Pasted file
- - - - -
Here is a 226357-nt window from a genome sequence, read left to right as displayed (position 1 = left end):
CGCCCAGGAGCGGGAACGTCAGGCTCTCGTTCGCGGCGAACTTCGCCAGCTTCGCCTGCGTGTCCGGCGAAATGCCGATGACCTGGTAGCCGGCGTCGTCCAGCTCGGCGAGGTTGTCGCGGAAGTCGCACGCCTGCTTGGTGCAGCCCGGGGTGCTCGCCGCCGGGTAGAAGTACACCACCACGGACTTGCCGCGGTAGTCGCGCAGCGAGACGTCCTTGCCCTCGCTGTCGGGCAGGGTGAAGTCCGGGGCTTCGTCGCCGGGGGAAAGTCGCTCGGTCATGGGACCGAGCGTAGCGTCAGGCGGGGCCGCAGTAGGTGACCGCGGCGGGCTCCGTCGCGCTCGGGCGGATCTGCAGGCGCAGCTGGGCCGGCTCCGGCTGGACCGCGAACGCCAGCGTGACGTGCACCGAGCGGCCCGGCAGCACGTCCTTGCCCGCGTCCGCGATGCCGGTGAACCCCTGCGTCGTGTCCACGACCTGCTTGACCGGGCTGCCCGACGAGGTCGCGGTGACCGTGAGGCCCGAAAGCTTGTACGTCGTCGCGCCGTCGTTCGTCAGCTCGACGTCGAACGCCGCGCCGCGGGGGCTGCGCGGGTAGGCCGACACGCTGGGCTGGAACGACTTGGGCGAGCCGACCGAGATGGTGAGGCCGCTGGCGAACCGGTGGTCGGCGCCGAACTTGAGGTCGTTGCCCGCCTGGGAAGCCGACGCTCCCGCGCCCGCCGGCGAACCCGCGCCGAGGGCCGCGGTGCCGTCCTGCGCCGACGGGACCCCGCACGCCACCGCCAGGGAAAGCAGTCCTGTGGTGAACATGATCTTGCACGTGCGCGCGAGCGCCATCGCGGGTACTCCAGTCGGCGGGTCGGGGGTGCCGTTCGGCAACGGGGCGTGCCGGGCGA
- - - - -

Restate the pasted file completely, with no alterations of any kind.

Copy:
Here is a 226357-nt window from a genome sequence, read left to right as displayed (position 1 = left end):
CGCCCAGGAGCGGGAACGTCAGGCTCTCGTTCGCGGCGAACTTCGCCAGCTTCGCCTGCGTGTCCGGCGAAATGCCGATGACCTGGTAGCCGGCGTCGTCCAGCTCGGCGAGGTTGTCGCGGAAGTCGCACGCCTGCTTGGTGCAGCCCGGGGTGCTCGCCGCCGGGTAGAAGTACACCACCACGGACTTGCCGCGGTAGTCGCGCAGCGAGACGTCCTTGCCCTCGCTGTCGGGCAGGGTGAAGTCCGGGGCTTCGTCGCCGGGGGAAAGTCGCTCGGTCATGGGACCGAGCGTAGCGTCAGGCGGGGCCGCAGTAGGTGACCGCGGCGGGCTCCGTCGCGCTCGGGCGGATCTGCAGGCGCAGCTGGGCCGGCTCCGGCTGGACCGCGAACGCCAGCGTGACGTGCACCGAGCGGCCCGGCAGCACGTCCTTGCCCGCGTCCGCGATGCCGGTGAACCCCTGCGTCGTGTCCACGACCTGCTTGACCGGGCTGCCCGACGAGGTCGCGGTGACCGTGAGGCCCGAAAGCTTGTACGTCGTCGCGCCGTCGTTCGTCAGCTCGACGTCGAACGCCGCGCCGCGGGGGCTGCGCGGGTAGGCCGACACGCTGGGCTGGAACGACTTGGGCGAGCCGACCGAGATGGTGAGGCCGCTGGCGAACCGGTGGTCGGCGCCGAACTTGAGGTCGTTGCCCGCCTGGGAAGCCGACGCTCCCGCGCCCGCCGGCGAACCCGCGCCGAGGGCCGCGGTGCCGTCCTGCGCCGACGGGACCCCGCACGCCACCGCCAGGGAAAGCAGTCCTGTGGTGAACATGATCTTGCACGTGCGCGCGAGCGCCATCGCGGGTACTCCAGTCGGCGGGTCGGGGGTGCCGTTCGGCAACGGGGCGTGCCGGGCGA